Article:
Counting the Change : Why human rights matter

Our Human Rights Defenders Network meeting is on tomorrow (11th April). There are a handful of places left: Register Here.

We are working with Carole Ewart on developing the network: read her Blog article below for information on the background to the event, and why a Network is an important step for us to take in Glasgow.

The fragility of peace and democracy after World War II prompted a list of human rights to be agreed at the UN and delivered globally by governments through a system of evaluation and enforcement.  The rights were supposed to empower the person, but not at the expense of the rights of others, so we have to balance not to compete for the equal share of resources.  Human rights ensured transparency and accountability of governments for their actions on making rights real.  This history matters as we need to remind ourselves, as well as decision makers and opinion formers, that human rights are there for a reason and we still have a responsibility to give them practical effect.

In Scotland we are always looking to make human rights meaningful to people’s daily lives as too often we interpret them narrowly such as ensuring fair trials or restricting them to vulnerable groups such as the treatment of refugees and asylum seekers.  Excluding people, intentionally or accidentally, make human rights weak as a tool to make Scotland fairer.  Therefore, GCVS is convening a Human Rights Defenders meeting on 11th April to discuss a change in approach, and I hope you will be there to give your views.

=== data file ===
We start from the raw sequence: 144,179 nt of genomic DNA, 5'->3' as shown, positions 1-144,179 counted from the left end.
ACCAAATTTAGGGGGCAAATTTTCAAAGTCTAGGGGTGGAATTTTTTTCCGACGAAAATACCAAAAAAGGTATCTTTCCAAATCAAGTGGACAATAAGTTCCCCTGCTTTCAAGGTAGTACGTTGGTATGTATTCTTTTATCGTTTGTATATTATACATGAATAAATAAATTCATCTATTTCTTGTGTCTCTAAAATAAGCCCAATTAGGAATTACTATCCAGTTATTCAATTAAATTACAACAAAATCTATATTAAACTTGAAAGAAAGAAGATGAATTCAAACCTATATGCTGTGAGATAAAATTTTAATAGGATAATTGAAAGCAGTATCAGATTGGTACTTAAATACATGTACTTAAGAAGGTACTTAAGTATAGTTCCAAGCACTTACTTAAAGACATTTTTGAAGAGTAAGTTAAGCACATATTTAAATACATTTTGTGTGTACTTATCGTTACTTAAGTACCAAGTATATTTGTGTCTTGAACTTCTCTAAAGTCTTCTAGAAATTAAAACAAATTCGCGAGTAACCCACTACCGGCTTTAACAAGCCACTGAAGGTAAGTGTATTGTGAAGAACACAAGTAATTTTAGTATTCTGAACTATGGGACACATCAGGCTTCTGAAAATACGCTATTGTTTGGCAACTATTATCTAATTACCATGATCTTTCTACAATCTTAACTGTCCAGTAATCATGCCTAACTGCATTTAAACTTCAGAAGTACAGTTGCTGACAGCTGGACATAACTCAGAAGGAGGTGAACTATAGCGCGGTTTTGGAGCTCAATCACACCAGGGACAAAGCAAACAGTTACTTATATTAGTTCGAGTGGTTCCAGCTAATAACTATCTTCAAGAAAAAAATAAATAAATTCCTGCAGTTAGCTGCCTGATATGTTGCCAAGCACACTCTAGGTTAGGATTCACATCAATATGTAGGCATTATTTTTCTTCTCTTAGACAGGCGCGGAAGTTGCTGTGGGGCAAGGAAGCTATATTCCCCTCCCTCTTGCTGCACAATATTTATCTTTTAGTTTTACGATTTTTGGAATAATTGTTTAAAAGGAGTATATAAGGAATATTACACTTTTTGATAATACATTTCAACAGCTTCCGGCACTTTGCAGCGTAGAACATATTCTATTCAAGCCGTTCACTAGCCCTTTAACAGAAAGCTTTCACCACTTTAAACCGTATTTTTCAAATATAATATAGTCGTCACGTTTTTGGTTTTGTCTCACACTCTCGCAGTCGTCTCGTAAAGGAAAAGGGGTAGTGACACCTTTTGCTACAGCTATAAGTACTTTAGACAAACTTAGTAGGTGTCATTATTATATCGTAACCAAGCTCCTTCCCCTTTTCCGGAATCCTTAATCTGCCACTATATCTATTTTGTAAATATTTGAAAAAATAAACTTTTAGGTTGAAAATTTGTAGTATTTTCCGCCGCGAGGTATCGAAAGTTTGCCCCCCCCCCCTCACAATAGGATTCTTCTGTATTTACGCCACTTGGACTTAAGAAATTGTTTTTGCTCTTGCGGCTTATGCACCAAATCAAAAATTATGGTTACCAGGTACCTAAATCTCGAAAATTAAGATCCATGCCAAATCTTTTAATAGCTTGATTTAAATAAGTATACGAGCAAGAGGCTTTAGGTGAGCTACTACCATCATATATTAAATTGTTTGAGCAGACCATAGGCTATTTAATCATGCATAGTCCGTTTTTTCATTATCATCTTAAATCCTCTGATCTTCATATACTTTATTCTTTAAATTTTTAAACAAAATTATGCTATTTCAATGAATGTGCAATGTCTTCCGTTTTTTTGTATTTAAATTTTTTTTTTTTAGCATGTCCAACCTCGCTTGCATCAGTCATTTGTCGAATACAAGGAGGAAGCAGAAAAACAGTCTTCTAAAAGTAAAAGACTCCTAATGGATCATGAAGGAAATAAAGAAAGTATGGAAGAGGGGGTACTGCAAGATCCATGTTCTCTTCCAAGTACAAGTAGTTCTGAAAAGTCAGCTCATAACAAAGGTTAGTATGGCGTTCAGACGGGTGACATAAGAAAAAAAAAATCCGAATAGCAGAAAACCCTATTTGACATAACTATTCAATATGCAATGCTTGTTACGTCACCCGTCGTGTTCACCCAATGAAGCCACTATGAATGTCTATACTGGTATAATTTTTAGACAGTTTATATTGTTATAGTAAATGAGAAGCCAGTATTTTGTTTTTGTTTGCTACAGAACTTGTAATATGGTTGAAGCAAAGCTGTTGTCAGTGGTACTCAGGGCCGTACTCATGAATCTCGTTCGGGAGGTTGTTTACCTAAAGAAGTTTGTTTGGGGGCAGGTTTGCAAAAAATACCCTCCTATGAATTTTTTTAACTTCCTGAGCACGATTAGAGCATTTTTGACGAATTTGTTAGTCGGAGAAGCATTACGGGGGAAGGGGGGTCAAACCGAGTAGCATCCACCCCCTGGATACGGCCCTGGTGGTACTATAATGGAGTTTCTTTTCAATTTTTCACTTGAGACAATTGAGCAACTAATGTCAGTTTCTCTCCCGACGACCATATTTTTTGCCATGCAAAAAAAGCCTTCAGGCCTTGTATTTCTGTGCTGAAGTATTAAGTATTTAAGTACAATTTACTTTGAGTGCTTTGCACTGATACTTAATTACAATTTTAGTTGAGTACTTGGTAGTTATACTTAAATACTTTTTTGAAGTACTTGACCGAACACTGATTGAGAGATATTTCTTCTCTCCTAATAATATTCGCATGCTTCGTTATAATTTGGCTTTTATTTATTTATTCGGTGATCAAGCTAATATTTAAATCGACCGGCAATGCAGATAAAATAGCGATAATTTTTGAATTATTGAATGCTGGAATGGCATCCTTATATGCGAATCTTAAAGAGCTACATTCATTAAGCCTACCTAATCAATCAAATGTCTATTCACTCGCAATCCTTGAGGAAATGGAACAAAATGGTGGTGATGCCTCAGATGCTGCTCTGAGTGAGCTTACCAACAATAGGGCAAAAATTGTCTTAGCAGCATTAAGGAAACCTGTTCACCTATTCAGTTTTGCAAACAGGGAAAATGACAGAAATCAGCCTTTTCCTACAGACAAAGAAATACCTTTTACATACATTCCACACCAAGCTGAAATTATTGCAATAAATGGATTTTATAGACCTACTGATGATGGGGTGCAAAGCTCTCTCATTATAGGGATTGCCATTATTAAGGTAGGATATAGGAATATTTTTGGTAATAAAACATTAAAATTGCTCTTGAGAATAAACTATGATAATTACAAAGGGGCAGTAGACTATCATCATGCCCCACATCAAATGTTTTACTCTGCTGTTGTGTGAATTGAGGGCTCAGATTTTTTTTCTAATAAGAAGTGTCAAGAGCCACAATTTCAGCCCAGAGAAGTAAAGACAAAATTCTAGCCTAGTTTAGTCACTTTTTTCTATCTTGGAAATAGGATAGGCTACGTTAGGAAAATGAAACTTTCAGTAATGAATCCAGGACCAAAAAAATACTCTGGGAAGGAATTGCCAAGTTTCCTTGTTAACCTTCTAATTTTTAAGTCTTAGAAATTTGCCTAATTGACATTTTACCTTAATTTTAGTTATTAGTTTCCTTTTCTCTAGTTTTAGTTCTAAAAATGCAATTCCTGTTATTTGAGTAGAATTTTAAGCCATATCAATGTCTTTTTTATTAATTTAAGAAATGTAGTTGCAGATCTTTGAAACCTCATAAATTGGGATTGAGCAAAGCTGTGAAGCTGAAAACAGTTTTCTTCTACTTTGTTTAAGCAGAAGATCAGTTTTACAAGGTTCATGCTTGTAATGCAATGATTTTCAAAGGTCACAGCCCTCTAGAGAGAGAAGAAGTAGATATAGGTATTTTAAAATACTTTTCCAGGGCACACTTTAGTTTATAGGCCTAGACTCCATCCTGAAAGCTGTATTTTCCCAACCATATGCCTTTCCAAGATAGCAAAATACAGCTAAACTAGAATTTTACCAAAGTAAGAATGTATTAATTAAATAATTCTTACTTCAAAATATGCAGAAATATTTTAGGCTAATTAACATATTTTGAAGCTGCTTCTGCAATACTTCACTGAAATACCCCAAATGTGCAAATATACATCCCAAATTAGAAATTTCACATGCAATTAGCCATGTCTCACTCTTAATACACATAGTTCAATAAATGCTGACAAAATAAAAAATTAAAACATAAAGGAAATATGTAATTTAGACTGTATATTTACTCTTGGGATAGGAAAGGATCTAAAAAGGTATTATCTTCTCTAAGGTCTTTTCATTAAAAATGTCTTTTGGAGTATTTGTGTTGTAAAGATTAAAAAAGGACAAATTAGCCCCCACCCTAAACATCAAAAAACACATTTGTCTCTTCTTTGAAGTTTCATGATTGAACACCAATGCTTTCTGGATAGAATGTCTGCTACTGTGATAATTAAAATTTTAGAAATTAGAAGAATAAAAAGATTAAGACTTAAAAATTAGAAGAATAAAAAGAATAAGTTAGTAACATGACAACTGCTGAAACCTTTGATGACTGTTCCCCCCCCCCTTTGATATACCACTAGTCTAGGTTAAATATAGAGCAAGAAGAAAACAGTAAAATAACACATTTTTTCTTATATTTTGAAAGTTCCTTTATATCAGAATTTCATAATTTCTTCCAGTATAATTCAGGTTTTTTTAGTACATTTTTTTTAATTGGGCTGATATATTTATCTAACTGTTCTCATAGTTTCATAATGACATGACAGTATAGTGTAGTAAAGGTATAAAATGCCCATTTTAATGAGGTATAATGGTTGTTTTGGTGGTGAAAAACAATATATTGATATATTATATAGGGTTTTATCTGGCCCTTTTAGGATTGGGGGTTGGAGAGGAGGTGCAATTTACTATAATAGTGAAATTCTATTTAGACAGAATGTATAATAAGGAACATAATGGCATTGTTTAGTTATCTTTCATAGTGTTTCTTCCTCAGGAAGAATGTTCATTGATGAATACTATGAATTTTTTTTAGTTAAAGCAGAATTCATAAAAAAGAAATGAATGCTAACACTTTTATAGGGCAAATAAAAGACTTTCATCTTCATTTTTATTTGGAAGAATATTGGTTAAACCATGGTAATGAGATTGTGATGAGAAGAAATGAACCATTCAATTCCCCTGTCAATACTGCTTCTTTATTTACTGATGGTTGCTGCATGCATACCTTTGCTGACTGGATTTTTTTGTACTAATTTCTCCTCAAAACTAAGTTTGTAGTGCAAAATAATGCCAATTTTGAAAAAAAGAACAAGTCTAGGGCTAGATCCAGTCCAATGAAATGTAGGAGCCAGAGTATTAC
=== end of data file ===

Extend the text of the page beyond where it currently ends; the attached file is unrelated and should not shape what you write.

If we had a Scottish human rights report card, what would you say for you, your family, your colleagues and those you serve in the course of your daily paid or voluntary work?  Do you think our UK and Scottish governments have recognised their responsibilities on ensuring that each one of us enjoy the defined rights equally?   Of course, how we arrive at equality necessitates many different routes.

Judging performance and delivery came together last week with a visit by the Bank of England to GCVS, which wanted to hear the views of the Third Sector.  The event was not a comfy chat over tea and scones but a working meeting to discuss the economy and its impact.  The meeting prompted many of us to reflect and plan on what could be done by the Third Sector using our knowledge, skills and resources.

In judging the performance of the Scottish Government, the duty bearer for respecting protecting and delivering our devolved rights, it is essential to capitalise on current opportunities.  For me a key one is to ensure the economy and our spend of the Scottish budget makes Scotland fairer.  Currently there are opportunities to do that, but we need to get better organised and pool our resources.

The report of the Equalities and Human Rights Committee at the Scottish Parliament provides guidance on what to do next.  In its 40 recommendations, Recommendation 4 stands out as it wants to Third Sector to be enabled to act: ‘Equalities and Human rights advocacy support – Investigate the capacity and resourcing of civic society equalities and human rights advocacy’; ‘Recommendation 14: Third sector UN rights treaty monitoring- Resource of civic society to improve engagement with the United Nations. (Public authorities)’.   In amongst this mix, the Scottish Human Rights Commission (SHRC) has a human rights budgeting project and we can tap into its tools to analyse spend on a geographical basis and/or in a subject area.

Lots to think about and act on, enabled by the Third Sector discussion.  A report of the initial Human Rights Defenders Meeting will appear shortly on the website as we want an inclusive way forward for mainstreaming human rights.

Carole Ewart is a public policy and human rights consultant who is working with GCVS on developing the network.



Carole Ewart April 2019.



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